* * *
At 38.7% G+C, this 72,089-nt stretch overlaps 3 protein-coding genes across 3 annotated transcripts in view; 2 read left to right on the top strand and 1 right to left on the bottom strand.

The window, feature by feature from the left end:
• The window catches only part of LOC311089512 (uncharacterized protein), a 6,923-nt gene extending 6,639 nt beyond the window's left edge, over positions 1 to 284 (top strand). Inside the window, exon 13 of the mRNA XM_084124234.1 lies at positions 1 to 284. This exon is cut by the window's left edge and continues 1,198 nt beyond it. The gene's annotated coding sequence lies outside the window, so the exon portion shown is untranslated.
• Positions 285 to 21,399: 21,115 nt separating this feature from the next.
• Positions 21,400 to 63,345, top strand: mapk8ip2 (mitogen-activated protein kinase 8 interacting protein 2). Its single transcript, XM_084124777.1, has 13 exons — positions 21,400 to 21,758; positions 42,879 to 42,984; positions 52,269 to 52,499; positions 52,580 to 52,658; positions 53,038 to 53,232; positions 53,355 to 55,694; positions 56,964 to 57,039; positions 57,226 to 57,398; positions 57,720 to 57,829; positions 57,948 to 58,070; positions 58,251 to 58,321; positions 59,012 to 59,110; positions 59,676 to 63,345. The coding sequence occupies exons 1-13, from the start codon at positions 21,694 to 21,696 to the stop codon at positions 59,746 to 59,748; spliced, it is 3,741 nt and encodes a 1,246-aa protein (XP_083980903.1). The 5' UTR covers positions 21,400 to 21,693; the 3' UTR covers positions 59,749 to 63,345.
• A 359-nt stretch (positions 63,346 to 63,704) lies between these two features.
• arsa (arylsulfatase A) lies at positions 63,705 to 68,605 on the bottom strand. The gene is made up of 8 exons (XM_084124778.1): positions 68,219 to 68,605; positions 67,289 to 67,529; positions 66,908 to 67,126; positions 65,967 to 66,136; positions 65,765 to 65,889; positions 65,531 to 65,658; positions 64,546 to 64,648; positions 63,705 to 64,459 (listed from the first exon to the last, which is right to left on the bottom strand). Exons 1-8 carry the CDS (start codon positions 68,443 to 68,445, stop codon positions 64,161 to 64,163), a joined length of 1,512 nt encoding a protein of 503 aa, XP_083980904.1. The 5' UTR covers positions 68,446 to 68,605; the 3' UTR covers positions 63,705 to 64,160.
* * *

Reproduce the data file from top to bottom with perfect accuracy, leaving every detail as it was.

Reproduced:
At 38.7% G+C, this 72,089-nt stretch overlaps 3 protein-coding genes across 3 annotated transcripts in view; 2 read left to right on the top strand and 1 right to left on the bottom strand.

The window, feature by feature from the left end:
• The window catches only part of LOC311089512 (uncharacterized protein), a 6,923-nt gene extending 6,639 nt beyond the window's left edge, over positions 1 to 284 (top strand). Inside the window, exon 13 of the mRNA XM_084124234.1 lies at positions 1 to 284. This exon is cut by the window's left edge and continues 1,198 nt beyond it. The gene's annotated coding sequence lies outside the window, so the exon portion shown is untranslated.
• Positions 285 to 21,399: 21,115 nt separating this feature from the next.
• Positions 21,400 to 63,345, top strand: mapk8ip2 (mitogen-activated protein kinase 8 interacting protein 2). Its single transcript, XM_084124777.1, has 13 exons — positions 21,400 to 21,758; positions 42,879 to 42,984; positions 52,269 to 52,499; positions 52,580 to 52,658; positions 53,038 to 53,232; positions 53,355 to 55,694; positions 56,964 to 57,039; positions 57,226 to 57,398; positions 57,720 to 57,829; positions 57,948 to 58,070; positions 58,251 to 58,321; positions 59,012 to 59,110; positions 59,676 to 63,345. The coding sequence occupies exons 1-13, from the start codon at positions 21,694 to 21,696 to the stop codon at positions 59,746 to 59,748; spliced, it is 3,741 nt and encodes a 1,246-aa protein (XP_083980903.1). The 5' UTR covers positions 21,400 to 21,693; the 3' UTR covers positions 59,749 to 63,345.
• A 359-nt stretch (positions 63,346 to 63,704) lies between these two features.
• arsa (arylsulfatase A) lies at positions 63,705 to 68,605 on the bottom strand. The gene is made up of 8 exons (XM_084124778.1): positions 68,219 to 68,605; positions 67,289 to 67,529; positions 66,908 to 67,126; positions 65,967 to 66,136; positions 65,765 to 65,889; positions 65,531 to 65,658; positions 64,546 to 64,648; positions 63,705 to 64,459 (listed from the first exon to the last, which is right to left on the bottom strand). Exons 1-8 carry the CDS (start codon positions 68,443 to 68,445, stop codon positions 64,161 to 64,163), a joined length of 1,512 nt encoding a protein of 503 aa, XP_083980904.1. The 5' UTR covers positions 68,446 to 68,605; the 3' UTR covers positions 63,705 to 64,160.